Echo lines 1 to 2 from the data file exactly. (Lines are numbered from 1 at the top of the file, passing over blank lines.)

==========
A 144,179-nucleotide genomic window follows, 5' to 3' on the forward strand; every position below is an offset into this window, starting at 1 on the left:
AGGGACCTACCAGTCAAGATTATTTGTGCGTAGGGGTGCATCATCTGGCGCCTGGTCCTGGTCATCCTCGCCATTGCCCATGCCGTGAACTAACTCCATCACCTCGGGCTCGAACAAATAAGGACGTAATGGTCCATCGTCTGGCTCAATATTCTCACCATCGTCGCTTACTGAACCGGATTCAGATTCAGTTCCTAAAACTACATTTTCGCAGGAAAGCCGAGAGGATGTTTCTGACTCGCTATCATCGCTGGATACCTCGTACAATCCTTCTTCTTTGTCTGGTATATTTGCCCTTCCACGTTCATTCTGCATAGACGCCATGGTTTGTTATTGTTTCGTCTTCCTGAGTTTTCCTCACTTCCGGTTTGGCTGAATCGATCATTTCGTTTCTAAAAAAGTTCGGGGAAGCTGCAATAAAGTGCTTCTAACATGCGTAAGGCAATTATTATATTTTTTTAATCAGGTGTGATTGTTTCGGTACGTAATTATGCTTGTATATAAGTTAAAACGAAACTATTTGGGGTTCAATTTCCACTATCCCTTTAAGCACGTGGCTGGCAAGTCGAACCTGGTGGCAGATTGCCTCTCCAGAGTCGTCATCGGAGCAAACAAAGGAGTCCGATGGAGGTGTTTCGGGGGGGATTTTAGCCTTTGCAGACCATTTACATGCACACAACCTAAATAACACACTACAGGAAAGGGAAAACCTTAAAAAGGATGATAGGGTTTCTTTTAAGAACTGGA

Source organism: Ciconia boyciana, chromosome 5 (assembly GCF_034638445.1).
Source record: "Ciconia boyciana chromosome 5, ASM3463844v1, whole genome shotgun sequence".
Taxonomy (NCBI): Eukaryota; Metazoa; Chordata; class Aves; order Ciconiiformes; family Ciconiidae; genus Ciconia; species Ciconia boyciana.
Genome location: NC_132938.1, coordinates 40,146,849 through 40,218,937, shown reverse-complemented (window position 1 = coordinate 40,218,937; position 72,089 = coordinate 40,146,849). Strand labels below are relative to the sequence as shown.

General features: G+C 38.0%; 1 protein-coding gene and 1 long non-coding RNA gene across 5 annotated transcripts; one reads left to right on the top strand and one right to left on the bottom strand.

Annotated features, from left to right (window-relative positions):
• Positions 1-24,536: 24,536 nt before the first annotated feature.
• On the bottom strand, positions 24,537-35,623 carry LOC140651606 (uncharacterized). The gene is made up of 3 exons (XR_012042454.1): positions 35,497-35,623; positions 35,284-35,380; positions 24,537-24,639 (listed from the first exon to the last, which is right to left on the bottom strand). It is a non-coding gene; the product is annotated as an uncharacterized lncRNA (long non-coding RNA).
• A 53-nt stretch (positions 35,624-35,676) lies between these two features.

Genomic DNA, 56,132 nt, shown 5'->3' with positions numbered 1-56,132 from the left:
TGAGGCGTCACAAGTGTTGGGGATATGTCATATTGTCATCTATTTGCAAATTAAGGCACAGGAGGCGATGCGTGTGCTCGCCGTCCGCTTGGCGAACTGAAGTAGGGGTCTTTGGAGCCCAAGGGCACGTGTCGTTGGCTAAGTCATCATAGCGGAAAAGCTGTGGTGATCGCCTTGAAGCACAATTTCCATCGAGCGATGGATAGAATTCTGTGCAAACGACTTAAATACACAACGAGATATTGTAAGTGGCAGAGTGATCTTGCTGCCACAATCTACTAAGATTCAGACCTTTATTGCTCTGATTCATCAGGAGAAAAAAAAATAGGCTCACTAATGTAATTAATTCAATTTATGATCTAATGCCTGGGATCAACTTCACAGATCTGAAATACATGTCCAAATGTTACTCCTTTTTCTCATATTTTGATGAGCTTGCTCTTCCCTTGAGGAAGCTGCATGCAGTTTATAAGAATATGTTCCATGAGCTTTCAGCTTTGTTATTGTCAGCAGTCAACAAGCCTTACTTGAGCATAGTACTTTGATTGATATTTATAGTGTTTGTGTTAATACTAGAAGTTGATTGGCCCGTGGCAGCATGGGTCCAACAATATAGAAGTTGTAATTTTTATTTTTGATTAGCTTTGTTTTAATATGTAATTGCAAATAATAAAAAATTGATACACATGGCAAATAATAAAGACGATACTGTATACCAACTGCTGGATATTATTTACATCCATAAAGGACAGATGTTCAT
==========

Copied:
A 144,179-nucleotide genomic window follows, 5' to 3' on the forward strand; every position below is an offset into this window, starting at 1 on the left:
AGGGACCTACCAGTCAAGATTATTTGTGCGTAGGGGTGCATCATCTGGCGCCTGGTCCTGGTCATCCTCGCCATTGCCCATGCCGTGAACTAACTCCATCACCTCGGGCTCGAACAAATAAGGACGTAATGGTCCATCGTCTGGCTCAATATTCTCACCATCGTCGCTTACTGAACCGGATTCAGATTCAGTTCCTAAAACTACATTTTCGCAGGAAAGCCGAGAGGATGTTTCTGACTCGCTATCATCGCTGGATACCTCGTACAATCCTTCTTCTTTGTCTGGTATATTTGCCCTTCCACGTTCATTCTGCATAGACGCCATGGTTTGTTATTGTTTCGTCTTCCTGAGTTTTCCTCACTTCCGGTTTGGCTGAATCGATCATTTCGTTTCTAAAAAAGTTCGGGGAAGCTGCAATAAAGTGCTTCTAACATGCGTAAGGCAATTATTATATTTTTTTAATCAGGTGTGATTGTTTCGGTACGTAATTATGCTTGTATATAAGTTAAAACGAAACTATTTGGGGTTCAATTTCCACTATCCCTTTAAGCACGTGGCTGGCAAGTCGAACCTGGTGGCAGATTGCCTCTCCAGAGTCGTCATCGGAGCAAACAAAGGAGTCCGATGGAGGTGTTTCGGGGGGGATTTTAGCCTTTGCAGACCATTTACATGCACACAACCTAAATAACACACTACAGGAAAGGGAAAACCTTAAAAAGGATGATAGGGTTTCTTTTAAGAACTGGA